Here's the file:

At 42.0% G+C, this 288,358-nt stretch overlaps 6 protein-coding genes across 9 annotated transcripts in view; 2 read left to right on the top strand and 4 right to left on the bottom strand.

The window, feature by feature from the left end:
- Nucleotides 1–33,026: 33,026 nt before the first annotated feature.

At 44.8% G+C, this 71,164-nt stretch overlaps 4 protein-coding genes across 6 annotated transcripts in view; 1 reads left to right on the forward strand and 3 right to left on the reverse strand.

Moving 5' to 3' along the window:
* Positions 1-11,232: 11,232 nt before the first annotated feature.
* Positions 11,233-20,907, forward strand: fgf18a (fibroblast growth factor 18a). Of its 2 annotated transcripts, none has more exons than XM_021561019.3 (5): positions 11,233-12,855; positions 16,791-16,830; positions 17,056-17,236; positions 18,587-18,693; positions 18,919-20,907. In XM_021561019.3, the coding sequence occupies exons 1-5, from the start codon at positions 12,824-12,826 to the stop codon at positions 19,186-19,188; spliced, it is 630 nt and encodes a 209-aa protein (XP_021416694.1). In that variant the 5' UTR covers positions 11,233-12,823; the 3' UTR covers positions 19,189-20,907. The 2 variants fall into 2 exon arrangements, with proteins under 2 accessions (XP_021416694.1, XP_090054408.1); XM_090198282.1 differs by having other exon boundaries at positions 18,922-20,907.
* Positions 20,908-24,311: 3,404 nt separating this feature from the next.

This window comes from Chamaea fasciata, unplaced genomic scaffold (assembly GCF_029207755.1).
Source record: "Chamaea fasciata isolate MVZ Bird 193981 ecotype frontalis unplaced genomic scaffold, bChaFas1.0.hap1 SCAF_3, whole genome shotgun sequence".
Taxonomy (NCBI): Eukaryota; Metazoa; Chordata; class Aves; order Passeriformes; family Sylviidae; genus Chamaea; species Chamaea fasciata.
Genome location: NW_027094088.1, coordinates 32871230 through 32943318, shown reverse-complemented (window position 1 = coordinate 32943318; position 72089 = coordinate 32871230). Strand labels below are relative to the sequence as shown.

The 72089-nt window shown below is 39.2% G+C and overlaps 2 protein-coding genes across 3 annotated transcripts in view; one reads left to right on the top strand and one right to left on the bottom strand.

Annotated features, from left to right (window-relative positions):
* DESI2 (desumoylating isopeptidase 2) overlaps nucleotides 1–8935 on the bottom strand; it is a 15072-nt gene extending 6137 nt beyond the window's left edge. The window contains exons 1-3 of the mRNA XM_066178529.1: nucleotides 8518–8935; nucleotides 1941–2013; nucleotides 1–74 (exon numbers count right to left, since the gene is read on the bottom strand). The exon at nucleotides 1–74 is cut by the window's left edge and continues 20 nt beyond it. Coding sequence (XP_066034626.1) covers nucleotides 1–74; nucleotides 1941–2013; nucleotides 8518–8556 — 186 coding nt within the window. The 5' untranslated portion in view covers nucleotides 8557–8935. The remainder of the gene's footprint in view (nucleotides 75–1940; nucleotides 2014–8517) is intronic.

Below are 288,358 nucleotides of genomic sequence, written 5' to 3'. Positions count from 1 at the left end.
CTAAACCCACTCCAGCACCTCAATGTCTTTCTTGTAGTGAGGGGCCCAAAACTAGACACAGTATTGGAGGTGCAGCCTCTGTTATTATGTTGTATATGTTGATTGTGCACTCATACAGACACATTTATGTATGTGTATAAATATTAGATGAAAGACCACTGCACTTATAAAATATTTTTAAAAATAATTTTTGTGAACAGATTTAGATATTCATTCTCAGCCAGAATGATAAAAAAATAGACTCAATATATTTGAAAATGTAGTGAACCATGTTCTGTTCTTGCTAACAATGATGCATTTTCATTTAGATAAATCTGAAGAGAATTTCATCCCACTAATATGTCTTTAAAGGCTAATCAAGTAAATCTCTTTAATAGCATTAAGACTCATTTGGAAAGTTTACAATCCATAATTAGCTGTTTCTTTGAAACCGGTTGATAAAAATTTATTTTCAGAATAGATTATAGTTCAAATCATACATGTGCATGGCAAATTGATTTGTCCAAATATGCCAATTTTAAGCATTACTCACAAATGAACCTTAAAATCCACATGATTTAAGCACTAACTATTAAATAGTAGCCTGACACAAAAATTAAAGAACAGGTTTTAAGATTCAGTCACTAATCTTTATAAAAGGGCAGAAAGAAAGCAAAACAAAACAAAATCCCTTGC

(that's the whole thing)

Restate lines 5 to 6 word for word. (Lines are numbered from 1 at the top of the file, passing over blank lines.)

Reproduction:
Moving 5' to 3' along the window:
* Positions 1-11,232: 11,232 nt before the first annotated feature.